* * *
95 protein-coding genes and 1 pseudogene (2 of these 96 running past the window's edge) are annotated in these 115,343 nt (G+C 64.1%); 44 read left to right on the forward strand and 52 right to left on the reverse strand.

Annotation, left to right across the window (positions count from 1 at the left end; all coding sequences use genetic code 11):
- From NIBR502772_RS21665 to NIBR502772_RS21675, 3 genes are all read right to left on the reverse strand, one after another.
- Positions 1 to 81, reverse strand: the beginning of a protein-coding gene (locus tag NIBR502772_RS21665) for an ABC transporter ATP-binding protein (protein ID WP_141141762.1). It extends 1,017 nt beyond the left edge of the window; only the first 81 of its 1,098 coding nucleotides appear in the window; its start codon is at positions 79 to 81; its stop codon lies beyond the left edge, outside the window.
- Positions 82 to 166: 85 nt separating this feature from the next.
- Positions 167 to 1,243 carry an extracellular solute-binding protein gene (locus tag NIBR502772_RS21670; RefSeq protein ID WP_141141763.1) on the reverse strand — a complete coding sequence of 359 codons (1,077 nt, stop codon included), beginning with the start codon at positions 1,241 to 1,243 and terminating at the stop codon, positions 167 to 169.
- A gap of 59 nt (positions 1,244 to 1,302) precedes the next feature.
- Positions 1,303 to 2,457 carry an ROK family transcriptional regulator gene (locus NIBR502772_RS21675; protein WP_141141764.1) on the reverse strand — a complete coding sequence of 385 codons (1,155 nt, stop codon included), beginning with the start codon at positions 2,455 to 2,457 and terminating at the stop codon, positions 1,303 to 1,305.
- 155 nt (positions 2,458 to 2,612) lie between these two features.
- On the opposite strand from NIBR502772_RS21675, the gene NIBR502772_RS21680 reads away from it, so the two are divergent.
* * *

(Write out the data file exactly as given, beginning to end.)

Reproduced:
95 protein-coding genes and 1 pseudogene (2 of these 96 running past the window's edge) are annotated in these 115,343 nt (G+C 64.1%); 44 read left to right on the forward strand and 52 right to left on the reverse strand.

Annotation, left to right across the window (positions count from 1 at the left end; all coding sequences use genetic code 11):
- From NIBR502772_RS21665 to NIBR502772_RS21675, 3 genes are all read right to left on the reverse strand, one after another.
- Positions 1 to 81, reverse strand: the beginning of a protein-coding gene (locus tag NIBR502772_RS21665) for an ABC transporter ATP-binding protein (protein ID WP_141141762.1). It extends 1,017 nt beyond the left edge of the window; only the first 81 of its 1,098 coding nucleotides appear in the window; its start codon is at positions 79 to 81; its stop codon lies beyond the left edge, outside the window.
- Positions 82 to 166: 85 nt separating this feature from the next.
- Positions 167 to 1,243 carry an extracellular solute-binding protein gene (locus tag NIBR502772_RS21670; RefSeq protein ID WP_141141763.1) on the reverse strand — a complete coding sequence of 359 codons (1,077 nt, stop codon included), beginning with the start codon at positions 1,241 to 1,243 and terminating at the stop codon, positions 167 to 169.
- A gap of 59 nt (positions 1,244 to 1,302) precedes the next feature.
- Positions 1,303 to 2,457 carry an ROK family transcriptional regulator gene (locus NIBR502772_RS21675; protein WP_141141764.1) on the reverse strand — a complete coding sequence of 385 codons (1,155 nt, stop codon included), beginning with the start codon at positions 2,455 to 2,457 and terminating at the stop codon, positions 1,303 to 1,305.
- 155 nt (positions 2,458 to 2,612) lie between these two features.
- On the opposite strand from NIBR502772_RS21675, the gene NIBR502772_RS21680 reads away from it, so the two are divergent.